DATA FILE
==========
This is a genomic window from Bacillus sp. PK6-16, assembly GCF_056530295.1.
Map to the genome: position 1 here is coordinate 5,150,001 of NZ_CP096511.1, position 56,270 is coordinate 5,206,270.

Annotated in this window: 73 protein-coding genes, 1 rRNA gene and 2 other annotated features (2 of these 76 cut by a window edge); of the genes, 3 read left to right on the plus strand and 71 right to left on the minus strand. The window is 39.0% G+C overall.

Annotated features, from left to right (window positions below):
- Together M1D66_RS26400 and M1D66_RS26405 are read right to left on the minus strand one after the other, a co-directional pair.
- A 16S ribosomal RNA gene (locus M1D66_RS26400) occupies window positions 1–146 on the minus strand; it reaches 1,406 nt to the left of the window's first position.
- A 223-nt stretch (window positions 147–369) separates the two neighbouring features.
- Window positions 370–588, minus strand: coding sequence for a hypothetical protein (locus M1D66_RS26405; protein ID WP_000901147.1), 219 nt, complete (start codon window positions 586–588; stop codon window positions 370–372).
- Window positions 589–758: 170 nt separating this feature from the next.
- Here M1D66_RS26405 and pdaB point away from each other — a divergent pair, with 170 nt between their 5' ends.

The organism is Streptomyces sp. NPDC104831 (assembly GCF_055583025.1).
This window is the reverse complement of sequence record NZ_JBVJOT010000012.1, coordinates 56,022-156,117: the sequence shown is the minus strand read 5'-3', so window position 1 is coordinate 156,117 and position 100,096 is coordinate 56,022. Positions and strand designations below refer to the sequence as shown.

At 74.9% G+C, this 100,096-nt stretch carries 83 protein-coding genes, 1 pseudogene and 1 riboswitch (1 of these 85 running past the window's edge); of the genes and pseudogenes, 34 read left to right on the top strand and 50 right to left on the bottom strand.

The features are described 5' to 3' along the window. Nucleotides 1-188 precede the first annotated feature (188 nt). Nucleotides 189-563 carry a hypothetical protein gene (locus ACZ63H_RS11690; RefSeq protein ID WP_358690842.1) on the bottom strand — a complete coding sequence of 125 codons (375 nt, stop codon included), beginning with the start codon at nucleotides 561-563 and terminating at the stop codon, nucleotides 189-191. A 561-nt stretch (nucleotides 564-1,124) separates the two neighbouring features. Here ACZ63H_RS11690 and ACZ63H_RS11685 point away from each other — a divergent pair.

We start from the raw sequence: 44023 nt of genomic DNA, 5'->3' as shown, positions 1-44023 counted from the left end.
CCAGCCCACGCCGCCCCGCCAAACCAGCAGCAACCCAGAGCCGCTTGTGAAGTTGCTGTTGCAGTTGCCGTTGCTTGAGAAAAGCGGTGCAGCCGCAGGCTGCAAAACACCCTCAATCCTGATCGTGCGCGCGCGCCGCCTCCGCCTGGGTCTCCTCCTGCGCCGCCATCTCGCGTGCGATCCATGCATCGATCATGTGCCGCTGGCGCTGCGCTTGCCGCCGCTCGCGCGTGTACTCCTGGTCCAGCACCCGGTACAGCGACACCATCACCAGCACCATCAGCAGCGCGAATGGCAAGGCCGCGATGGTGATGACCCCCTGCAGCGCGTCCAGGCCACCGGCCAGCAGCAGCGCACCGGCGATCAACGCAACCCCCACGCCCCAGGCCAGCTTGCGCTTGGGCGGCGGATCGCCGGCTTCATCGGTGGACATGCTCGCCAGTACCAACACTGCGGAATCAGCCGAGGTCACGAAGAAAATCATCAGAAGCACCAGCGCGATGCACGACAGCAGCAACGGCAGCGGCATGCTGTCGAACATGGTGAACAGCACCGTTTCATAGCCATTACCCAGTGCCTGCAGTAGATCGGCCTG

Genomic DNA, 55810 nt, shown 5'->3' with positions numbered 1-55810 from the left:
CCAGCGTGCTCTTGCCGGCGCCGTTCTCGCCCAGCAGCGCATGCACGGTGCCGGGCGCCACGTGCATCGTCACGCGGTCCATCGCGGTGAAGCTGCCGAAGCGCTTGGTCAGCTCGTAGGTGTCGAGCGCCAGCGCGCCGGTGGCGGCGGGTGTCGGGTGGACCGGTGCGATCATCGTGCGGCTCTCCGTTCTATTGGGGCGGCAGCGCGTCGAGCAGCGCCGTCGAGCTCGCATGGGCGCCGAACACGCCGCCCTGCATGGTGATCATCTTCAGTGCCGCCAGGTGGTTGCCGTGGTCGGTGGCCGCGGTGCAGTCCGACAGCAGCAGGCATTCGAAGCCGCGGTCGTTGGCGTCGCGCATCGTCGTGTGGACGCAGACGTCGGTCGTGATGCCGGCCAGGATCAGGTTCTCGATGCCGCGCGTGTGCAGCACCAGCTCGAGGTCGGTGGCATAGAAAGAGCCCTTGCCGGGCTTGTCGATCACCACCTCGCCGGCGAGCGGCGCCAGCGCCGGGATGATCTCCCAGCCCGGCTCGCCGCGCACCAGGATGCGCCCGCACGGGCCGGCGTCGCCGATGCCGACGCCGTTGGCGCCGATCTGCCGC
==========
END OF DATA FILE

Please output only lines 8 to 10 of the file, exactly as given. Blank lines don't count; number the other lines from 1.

- Window positions 370–588, minus strand: coding sequence for a hypothetical protein (locus M1D66_RS26405; protein ID WP_000901147.1), 219 nt, complete (start codon window positions 586–588; stop codon window positions 370–372).
- Window positions 589–758: 170 nt separating this feature from the next.
- Here M1D66_RS26405 and pdaB point away from each other — a divergent pair, with 170 nt between their 5' ends.